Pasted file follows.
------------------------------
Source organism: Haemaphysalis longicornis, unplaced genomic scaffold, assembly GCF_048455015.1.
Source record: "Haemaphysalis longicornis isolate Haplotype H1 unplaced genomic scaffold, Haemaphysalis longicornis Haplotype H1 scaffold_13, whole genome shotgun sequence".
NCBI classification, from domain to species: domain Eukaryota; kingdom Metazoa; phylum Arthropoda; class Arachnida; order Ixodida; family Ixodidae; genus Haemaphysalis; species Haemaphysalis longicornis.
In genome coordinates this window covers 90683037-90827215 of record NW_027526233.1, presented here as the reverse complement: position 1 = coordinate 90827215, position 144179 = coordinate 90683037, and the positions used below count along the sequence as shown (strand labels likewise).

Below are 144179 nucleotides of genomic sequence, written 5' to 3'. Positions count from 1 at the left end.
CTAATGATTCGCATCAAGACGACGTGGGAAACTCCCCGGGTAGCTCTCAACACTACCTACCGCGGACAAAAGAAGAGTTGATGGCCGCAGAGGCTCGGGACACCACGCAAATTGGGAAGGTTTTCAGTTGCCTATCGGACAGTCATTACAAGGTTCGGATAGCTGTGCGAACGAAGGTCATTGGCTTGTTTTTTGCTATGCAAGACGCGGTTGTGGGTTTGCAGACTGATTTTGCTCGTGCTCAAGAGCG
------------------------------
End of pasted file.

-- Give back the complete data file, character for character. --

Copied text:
Source organism: Haemaphysalis longicornis, unplaced genomic scaffold, assembly GCF_048455015.1.
Source record: "Haemaphysalis longicornis isolate Haplotype H1 unplaced genomic scaffold, Haemaphysalis longicornis Haplotype H1 scaffold_13, whole genome shotgun sequence".
NCBI classification, from domain to species: domain Eukaryota; kingdom Metazoa; phylum Arthropoda; class Arachnida; order Ixodida; family Ixodidae; genus Haemaphysalis; species Haemaphysalis longicornis.
In genome coordinates this window covers 90683037-90827215 of record NW_027526233.1, presented here as the reverse complement: position 1 = coordinate 90827215, position 144179 = coordinate 90683037, and the positions used below count along the sequence as shown (strand labels likewise).

Below are 144179 nucleotides of genomic sequence, written 5' to 3'. Positions count from 1 at the left end.
CTAATGATTCGCATCAAGACGACGTGGGAAACTCCCCGGGTAGCTCTCAACACTACCTACCGCGGACAAAAGAAGAGTTGATGGCCGCAGAGGCTCGGGACACCACGCAAATTGGGAAGGTTTTCAGTTGCCTATCGGACAGTCATTACAAGGTTCGGATAGCTGTGCGAACGAAGGTCATTGGCTTGTTTTTTGCTATGCAAGACGCGGTTGTGGGTTTGCAGACTGATTTTGCTCGTGCTCAAGAGCG